Maybe you remember some earlier discussion of “Iran’s new-generation centrifuges”:http://www.totalwonkerr.net/1984/the-black-bellows. The IAEA introduced the subject to us back in “Feb. 2008”:http://www.isisnucleariran.org/assets/pdf/IAEA_Report_22Feb2008.pdf:
bq. 44. On 8 November 2007, Iran stated that it “agreed that exchanging of the new centrifuge generation information” would be discussed with the Agency in December 2007 (GOV/2007/58, para. 33). On 13 January 2008, the Director General and Deputy Director General for Safeguards visited an AEOI R&D laboratory at Kalaye Electric, where they were given information on R&D activities being carried out there. These included work on four different centrifuge designs: two subcritical rotor designs, a rotor with bellows and a more advanced centrifuge. Iran informed the Agency that the R&D laboratory was developing centrifuge components, measuring equipment and vacuum pumps with the aim of having entirely indigenous production capabilities in Iran.
So, just how “indigenous”:http://www.totalwonkerr.net/2002/p-is-for-persian are these designs, exactly? Do they have an identifiable lineage?
For glimmerings of insight into this question, we must turn to the indefatigable Mark Hibbs, who has had a few articles on related subjects in recent years.
According to MH in the Jan. 29, 2007 issue of _NuclearFuel_, Pakistan developed not just the by-now-familiar P-1, based on URENCO’s SNOR and CNOR machines, and not just the P-2, based on URENCO’s G-2, but also a P-3 and P-4, starting in the mid-1980s.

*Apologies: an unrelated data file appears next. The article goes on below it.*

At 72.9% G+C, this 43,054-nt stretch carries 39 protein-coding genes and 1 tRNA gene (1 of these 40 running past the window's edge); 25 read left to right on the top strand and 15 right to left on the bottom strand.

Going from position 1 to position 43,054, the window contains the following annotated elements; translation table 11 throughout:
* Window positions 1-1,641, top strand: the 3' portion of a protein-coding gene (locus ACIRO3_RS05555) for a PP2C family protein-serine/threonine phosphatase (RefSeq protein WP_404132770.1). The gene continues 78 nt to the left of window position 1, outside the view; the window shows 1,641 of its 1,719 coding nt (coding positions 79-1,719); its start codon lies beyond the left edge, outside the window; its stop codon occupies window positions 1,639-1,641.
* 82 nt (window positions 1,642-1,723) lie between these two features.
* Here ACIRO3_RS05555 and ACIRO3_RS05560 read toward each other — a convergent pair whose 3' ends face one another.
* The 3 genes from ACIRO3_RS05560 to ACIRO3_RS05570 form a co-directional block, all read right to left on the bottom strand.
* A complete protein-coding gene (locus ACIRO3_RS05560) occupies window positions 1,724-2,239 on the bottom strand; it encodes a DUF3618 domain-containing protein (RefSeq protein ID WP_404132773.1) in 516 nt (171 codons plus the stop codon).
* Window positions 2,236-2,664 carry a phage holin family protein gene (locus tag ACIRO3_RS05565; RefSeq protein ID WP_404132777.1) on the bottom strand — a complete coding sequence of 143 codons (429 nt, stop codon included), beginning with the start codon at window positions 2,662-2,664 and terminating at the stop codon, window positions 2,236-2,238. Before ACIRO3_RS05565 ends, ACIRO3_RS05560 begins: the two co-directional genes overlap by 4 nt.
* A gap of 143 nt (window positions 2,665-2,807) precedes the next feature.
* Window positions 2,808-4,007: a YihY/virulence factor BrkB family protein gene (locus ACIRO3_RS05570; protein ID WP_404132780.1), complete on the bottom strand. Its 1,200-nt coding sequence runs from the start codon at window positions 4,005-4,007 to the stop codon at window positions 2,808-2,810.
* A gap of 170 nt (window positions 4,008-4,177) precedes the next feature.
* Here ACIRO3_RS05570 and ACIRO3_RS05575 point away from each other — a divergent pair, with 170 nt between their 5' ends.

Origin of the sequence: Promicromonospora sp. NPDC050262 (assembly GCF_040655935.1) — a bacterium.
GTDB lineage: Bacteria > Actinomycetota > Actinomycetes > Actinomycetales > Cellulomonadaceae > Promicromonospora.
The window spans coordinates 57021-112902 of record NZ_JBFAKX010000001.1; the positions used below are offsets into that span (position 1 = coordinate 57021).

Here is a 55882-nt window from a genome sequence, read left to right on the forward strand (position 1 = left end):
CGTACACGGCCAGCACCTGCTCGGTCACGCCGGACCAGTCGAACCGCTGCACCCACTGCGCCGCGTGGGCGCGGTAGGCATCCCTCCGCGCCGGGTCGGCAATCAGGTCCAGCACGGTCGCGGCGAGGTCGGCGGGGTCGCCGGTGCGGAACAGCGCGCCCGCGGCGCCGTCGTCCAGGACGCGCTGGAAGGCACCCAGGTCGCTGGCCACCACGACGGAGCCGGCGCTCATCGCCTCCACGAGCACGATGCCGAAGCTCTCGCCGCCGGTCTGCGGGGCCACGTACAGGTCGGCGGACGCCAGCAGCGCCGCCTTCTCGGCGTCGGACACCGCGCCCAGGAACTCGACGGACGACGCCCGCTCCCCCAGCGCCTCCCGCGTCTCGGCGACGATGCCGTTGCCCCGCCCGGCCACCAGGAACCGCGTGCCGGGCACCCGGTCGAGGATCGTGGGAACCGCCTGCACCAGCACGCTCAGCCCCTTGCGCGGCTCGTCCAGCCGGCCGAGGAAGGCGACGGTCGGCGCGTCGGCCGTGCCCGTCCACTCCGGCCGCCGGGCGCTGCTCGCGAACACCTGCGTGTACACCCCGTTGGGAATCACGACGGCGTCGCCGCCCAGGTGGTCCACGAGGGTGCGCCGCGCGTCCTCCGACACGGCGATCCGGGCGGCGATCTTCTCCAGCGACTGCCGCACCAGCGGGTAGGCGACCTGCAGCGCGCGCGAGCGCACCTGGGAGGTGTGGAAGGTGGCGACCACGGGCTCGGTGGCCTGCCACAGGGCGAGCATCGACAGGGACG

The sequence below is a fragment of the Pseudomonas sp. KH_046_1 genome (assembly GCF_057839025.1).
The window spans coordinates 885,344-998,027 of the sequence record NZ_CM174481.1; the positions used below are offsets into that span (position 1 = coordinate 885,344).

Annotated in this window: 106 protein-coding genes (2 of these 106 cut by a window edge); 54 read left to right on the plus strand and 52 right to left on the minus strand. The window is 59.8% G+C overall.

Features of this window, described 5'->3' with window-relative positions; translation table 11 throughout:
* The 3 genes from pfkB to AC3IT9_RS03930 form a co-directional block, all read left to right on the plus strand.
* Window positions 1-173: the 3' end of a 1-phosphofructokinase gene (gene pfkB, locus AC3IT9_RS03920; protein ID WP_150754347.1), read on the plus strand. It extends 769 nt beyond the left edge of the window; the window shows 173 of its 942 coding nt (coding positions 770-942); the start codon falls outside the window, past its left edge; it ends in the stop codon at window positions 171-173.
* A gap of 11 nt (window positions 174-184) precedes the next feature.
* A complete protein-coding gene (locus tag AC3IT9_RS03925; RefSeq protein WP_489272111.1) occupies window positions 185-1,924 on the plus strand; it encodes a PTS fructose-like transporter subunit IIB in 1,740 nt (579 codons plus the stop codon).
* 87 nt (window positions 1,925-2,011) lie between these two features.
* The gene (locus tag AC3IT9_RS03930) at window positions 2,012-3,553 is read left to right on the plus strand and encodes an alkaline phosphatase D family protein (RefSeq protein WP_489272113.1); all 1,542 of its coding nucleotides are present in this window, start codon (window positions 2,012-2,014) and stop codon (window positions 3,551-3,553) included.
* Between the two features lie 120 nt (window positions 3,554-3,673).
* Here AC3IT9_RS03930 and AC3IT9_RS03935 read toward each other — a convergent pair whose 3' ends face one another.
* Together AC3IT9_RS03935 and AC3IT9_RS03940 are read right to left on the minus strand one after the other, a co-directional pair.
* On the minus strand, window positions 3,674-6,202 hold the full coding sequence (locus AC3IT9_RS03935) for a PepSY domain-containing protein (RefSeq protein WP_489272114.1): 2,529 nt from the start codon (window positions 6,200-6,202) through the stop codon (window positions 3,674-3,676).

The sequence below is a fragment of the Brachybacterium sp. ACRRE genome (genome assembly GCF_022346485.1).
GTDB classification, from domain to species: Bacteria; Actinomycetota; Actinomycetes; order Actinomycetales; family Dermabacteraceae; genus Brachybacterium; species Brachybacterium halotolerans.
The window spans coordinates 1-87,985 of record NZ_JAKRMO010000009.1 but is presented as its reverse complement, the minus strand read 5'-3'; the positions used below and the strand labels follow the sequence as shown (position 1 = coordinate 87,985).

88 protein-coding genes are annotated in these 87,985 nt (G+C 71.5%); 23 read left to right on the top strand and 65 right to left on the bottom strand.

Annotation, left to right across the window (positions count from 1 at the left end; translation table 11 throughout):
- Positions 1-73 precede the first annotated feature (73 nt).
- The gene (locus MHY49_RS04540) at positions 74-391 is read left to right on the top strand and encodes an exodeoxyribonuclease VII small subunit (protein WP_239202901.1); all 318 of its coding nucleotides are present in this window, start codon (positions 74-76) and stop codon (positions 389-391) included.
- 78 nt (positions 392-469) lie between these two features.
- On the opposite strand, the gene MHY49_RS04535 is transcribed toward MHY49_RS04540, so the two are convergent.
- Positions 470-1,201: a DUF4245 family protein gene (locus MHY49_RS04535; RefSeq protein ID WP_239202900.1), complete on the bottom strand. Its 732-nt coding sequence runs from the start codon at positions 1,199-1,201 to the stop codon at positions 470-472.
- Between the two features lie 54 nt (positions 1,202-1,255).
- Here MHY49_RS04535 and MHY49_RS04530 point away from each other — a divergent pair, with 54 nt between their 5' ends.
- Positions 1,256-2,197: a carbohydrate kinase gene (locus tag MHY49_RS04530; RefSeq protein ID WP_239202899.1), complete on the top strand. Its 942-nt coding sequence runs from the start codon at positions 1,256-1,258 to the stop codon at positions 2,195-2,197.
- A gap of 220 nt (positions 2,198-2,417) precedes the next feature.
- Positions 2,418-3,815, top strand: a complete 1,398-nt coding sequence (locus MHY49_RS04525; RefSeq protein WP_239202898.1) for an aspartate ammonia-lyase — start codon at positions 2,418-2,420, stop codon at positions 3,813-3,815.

(As an aside, this might explain why Khan and his associates were prepared to start selling the earlier technology: it was obsolete. Old machines were being replaced, and those elements of the supply chain that were devoted to their components and materials (e.g., CNOR bearings) would no longer serve a purpose for Pakistan, KRL, or Khan — except to make some money.)
bq. While individual segments of Pakistan’s aluminum P-1 model had a throughput of less than 1 SWU/year, P-2, which features two maraging steel rotor tube segments, had a throughput of about 5 SWU/yr. P-3, the first of two later centrifuges, according to the intelligence information, is a four-tube model with a throughput of just under 12 SWU/yr. A successor model, P-4, may have a throughput slightly over 20 SWU/yr, the information indicates.
It should come as no surprise, by now, that the P-3 and P-4 were based on URENCO models, the four-tube 4-M and the six-tube TC-10, also known as SLM, according to MH in the Feb. 15, 2007 issue of _Nucleonics Week._
It’ll certainly be interesting to learn how much the IR-4 — apart from having carbon-fiber rotors — resembles the P-3. Certainly, to judge by what Hibbs writes, the IAEA had its suspicions.
Another possibility, though, is that the IR-4 is basically an upgraded, carbon-fiber version of the P-2, owing nothing in particular to the P-3 or P-4.
As for the “more advanced centrifuge” mentioned by the IAEA last year, we’ll just have to wait and see.
_Edited lightly for clarity._